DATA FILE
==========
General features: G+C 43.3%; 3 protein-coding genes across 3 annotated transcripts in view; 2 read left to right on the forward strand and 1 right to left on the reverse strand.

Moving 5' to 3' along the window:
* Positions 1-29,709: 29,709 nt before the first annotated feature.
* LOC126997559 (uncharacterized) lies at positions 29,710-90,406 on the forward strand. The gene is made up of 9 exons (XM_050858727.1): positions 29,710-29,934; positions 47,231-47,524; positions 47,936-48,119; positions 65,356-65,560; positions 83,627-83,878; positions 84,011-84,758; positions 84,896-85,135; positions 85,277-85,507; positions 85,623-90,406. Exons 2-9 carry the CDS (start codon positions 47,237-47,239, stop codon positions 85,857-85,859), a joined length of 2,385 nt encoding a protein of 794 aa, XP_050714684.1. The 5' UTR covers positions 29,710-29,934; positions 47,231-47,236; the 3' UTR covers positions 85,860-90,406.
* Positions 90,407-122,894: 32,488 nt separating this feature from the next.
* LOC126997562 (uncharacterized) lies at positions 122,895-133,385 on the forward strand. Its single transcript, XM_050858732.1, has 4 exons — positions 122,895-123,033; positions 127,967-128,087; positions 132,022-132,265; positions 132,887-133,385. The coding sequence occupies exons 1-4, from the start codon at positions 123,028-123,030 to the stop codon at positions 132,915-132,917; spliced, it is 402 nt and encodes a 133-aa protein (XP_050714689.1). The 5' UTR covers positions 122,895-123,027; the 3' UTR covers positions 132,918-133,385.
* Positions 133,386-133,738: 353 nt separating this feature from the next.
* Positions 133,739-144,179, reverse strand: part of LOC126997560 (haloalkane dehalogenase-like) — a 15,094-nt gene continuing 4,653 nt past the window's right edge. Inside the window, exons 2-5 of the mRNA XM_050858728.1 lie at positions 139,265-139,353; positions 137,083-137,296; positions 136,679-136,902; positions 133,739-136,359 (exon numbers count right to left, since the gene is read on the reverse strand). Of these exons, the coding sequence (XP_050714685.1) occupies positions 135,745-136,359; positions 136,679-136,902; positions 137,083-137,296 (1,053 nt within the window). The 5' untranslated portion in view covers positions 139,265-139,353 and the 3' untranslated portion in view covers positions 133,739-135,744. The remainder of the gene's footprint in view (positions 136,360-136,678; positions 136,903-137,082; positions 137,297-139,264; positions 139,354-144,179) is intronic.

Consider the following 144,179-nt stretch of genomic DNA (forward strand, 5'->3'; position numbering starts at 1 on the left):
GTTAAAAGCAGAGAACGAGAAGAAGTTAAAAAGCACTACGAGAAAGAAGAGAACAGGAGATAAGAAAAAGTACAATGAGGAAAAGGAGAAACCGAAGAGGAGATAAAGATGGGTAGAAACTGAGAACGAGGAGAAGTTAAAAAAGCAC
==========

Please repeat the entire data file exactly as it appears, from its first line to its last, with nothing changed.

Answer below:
General features: G+C 43.3%; 3 protein-coding genes across 3 annotated transcripts in view; 2 read left to right on the forward strand and 1 right to left on the reverse strand.

Moving 5' to 3' along the window:
* Positions 1-29,709: 29,709 nt before the first annotated feature.
* LOC126997559 (uncharacterized) lies at positions 29,710-90,406 on the forward strand. The gene is made up of 9 exons (XM_050858727.1): positions 29,710-29,934; positions 47,231-47,524; positions 47,936-48,119; positions 65,356-65,560; positions 83,627-83,878; positions 84,011-84,758; positions 84,896-85,135; positions 85,277-85,507; positions 85,623-90,406. Exons 2-9 carry the CDS (start codon positions 47,237-47,239, stop codon positions 85,857-85,859), a joined length of 2,385 nt encoding a protein of 794 aa, XP_050714684.1. The 5' UTR covers positions 29,710-29,934; positions 47,231-47,236; the 3' UTR covers positions 85,860-90,406.
* Positions 90,407-122,894: 32,488 nt separating this feature from the next.
* LOC126997562 (uncharacterized) lies at positions 122,895-133,385 on the forward strand. Its single transcript, XM_050858732.1, has 4 exons — positions 122,895-123,033; positions 127,967-128,087; positions 132,022-132,265; positions 132,887-133,385. The coding sequence occupies exons 1-4, from the start codon at positions 123,028-123,030 to the stop codon at positions 132,915-132,917; spliced, it is 402 nt and encodes a 133-aa protein (XP_050714689.1). The 5' UTR covers positions 122,895-123,027; the 3' UTR covers positions 132,918-133,385.
* Positions 133,386-133,738: 353 nt separating this feature from the next.
* Positions 133,739-144,179, reverse strand: part of LOC126997560 (haloalkane dehalogenase-like) — a 15,094-nt gene continuing 4,653 nt past the window's right edge. Inside the window, exons 2-5 of the mRNA XM_050858728.1 lie at positions 139,265-139,353; positions 137,083-137,296; positions 136,679-136,902; positions 133,739-136,359 (exon numbers count right to left, since the gene is read on the reverse strand). Of these exons, the coding sequence (XP_050714685.1) occupies positions 135,745-136,359; positions 136,679-136,902; positions 137,083-137,296 (1,053 nt within the window). The 5' untranslated portion in view covers positions 139,265-139,353 and the 3' untranslated portion in view covers positions 133,739-135,744. The remainder of the gene's footprint in view (positions 136,360-136,678; positions 136,903-137,082; positions 137,297-139,264; positions 139,354-144,179) is intronic.

Consider the following 144,179-nt stretch of genomic DNA (forward strand, 5'->3'; position numbering starts at 1 on the left):
GTTAAAAGCAGAGAACGAGAAGAAGTTAAAAAGCACTACGAGAAAGAAGAGAACAGGAGATAAGAAAAAGTACAATGAGGAAAAGGAGAAACCGAAGAGGAGATAAAGATGGGTAGAAACTGAGAACGAGGAGAAGTTAAAAAAGCAC